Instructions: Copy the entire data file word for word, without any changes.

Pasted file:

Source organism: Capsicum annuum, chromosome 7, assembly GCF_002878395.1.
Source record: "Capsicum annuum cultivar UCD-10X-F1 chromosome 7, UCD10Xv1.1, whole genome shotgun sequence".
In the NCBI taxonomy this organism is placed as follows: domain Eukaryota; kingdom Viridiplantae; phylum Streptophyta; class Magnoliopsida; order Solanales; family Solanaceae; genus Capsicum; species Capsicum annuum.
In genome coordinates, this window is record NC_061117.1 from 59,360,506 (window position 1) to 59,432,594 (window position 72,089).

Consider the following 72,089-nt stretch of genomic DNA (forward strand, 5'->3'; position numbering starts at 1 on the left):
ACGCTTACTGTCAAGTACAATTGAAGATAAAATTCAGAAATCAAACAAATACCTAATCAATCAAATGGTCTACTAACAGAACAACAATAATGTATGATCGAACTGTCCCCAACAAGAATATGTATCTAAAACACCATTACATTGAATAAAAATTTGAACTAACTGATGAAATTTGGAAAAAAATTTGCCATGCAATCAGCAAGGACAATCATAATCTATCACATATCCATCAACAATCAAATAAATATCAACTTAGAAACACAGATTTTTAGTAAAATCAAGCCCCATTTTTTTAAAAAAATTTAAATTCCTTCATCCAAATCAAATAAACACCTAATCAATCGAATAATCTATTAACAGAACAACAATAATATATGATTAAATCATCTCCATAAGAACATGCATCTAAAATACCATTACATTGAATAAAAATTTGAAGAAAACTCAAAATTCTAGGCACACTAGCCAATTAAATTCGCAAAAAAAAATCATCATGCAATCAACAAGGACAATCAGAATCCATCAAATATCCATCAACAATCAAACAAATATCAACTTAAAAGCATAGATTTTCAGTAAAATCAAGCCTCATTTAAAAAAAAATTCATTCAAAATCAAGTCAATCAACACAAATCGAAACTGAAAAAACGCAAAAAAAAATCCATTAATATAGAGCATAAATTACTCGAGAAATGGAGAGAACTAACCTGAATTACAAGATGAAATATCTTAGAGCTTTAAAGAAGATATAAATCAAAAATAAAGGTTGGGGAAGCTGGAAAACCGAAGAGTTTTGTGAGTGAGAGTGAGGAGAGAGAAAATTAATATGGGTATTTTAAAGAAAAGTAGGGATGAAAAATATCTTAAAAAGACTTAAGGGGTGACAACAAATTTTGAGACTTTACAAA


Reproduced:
Source organism: Capsicum annuum, chromosome 7, assembly GCF_002878395.1.
Source record: "Capsicum annuum cultivar UCD-10X-F1 chromosome 7, UCD10Xv1.1, whole genome shotgun sequence".
In the NCBI taxonomy this organism is placed as follows: domain Eukaryota; kingdom Viridiplantae; phylum Streptophyta; class Magnoliopsida; order Solanales; family Solanaceae; genus Capsicum; species Capsicum annuum.
In genome coordinates, this window is record NC_061117.1 from 59,360,506 (window position 1) to 59,432,594 (window position 72,089).

Consider the following 72,089-nt stretch of genomic DNA (forward strand, 5'->3'; position numbering starts at 1 on the left):
ACGCTTACTGTCAAGTACAATTGAAGATAAAATTCAGAAATCAAACAAATACCTAATCAATCAAATGGTCTACTAACAGAACAACAATAATGTATGATCGAACTGTCCCCAACAAGAATATGTATCTAAAACACCATTACATTGAATAAAAATTTGAACTAACTGATGAAATTTGGAAAAAAATTTGCCATGCAATCAGCAAGGACAATCATAATCTATCACATATCCATCAACAATCAAATAAATATCAACTTAGAAACACAGATTTTTAGTAAAATCAAGCCCCATTTTTTTAAAAAAATTTAAATTCCTTCATCCAAATCAAATAAACACCTAATCAATCGAATAATCTATTAACAGAACAACAATAATATATGATTAAATCATCTCCATAAGAACATGCATCTAAAATACCATTACATTGAATAAAAATTTGAAGAAAACTCAAAATTCTAGGCACACTAGCCAATTAAATTCGCAAAAAAAAATCATCATGCAATCAACAAGGACAATCAGAATCCATCAAATATCCATCAACAATCAAACAAATATCAACTTAAAAGCATAGATTTTCAGTAAAATCAAGCCTCATTTAAAAAAAAATTCATTCAAAATCAAGTCAATCAACACAAATCGAAACTGAAAAAACGCAAAAAAAAATCCATTAATATAGAGCATAAATTACTCGAGAAATGGAGAGAACTAACCTGAATTACAAGATGAAATATCTTAGAGCTTTAAAGAAGATATAAATCAAAAATAAAGGTTGGGGAAGCTGGAAAACCGAAGAGTTTTGTGAGTGAGAGTGAGGAGAGAGAAAATTAATATGGGTATTTTAAAGAAAAGTAGGGATGAAAAATATCTTAAAAAGACTTAAGGGGTGACAACAAATTTTGAGACTTTACAAA